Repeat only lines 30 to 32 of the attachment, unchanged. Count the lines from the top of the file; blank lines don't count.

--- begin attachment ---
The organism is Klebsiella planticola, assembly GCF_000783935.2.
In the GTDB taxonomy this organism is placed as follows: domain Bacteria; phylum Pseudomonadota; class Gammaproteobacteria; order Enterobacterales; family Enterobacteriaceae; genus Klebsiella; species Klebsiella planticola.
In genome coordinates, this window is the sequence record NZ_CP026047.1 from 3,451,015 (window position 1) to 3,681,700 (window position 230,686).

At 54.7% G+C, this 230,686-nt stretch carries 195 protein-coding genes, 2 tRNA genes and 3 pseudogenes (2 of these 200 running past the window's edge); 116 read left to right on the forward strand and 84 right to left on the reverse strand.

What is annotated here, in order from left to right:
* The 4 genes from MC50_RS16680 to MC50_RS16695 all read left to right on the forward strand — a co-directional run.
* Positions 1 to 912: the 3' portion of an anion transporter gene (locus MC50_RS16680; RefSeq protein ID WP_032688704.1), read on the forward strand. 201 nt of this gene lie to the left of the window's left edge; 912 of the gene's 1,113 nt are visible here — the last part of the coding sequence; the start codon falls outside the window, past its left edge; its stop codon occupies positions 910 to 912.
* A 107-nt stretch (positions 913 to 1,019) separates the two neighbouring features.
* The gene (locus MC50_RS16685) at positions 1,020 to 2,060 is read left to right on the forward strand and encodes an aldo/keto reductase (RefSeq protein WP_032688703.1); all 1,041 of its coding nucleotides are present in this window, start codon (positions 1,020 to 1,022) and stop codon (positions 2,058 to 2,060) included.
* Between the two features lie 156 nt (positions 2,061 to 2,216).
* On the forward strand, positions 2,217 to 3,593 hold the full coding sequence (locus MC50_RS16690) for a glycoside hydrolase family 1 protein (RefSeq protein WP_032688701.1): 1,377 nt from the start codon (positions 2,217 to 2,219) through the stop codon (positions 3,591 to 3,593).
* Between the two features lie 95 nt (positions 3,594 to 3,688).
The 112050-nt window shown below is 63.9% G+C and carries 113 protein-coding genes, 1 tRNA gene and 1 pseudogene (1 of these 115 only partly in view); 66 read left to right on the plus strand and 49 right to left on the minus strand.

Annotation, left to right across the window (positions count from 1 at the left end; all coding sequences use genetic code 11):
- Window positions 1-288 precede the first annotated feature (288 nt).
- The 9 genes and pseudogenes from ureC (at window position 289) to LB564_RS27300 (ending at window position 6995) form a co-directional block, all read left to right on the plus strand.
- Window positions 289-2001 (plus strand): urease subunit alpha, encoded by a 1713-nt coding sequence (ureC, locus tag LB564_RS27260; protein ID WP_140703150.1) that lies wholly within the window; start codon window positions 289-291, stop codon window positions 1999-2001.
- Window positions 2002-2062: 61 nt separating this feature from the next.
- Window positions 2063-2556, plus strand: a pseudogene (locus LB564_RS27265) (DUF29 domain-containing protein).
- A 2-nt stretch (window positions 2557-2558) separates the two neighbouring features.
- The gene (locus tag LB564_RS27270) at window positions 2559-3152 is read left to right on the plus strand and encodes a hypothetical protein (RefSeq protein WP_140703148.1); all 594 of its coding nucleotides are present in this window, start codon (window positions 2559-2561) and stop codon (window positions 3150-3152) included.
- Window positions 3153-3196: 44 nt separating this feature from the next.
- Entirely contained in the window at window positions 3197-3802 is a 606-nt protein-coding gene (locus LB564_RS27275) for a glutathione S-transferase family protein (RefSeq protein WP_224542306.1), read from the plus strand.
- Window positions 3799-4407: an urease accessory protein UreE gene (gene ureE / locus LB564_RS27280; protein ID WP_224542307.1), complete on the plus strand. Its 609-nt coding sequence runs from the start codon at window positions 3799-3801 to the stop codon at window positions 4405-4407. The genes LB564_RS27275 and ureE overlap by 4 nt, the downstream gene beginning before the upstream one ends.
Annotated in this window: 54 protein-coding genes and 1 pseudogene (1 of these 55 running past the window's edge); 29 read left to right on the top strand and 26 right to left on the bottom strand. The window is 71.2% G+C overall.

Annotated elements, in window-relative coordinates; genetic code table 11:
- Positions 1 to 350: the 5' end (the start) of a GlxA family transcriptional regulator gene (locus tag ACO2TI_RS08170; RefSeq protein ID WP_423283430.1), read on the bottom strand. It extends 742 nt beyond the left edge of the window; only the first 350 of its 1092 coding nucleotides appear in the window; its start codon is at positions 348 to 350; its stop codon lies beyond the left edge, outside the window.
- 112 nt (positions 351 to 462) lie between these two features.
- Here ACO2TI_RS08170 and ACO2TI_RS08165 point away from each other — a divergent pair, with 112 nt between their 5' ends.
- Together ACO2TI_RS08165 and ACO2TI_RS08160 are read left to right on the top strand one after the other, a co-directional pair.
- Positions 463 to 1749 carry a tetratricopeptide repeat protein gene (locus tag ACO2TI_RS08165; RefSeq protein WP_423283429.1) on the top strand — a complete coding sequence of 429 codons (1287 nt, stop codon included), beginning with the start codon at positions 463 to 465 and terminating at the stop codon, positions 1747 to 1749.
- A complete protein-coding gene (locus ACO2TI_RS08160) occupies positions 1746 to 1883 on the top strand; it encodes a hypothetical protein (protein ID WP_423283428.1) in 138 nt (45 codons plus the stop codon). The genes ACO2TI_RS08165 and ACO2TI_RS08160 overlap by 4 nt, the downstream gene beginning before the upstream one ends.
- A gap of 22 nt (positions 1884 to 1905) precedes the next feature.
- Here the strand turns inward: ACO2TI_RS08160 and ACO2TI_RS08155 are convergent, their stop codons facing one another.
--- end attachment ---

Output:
- Together ACO2TI_RS08165 and ACO2TI_RS08160 are read left to right on the top strand one after the other, a co-directional pair.
- Positions 463 to 1749 carry a tetratricopeptide repeat protein gene (locus tag ACO2TI_RS08165; RefSeq protein WP_423283429.1) on the top strand — a complete coding sequence of 429 codons (1287 nt, stop codon included), beginning with the start codon at positions 463 to 465 and terminating at the stop codon, positions 1747 to 1749.
- A complete protein-coding gene (locus ACO2TI_RS08160) occupies positions 1746 to 1883 on the top strand; it encodes a hypothetical protein (protein ID WP_423283428.1) in 138 nt (45 codons plus the stop codon). The genes ACO2TI_RS08165 and ACO2TI_RS08160 overlap by 4 nt, the downstream gene beginning before the upstream one ends.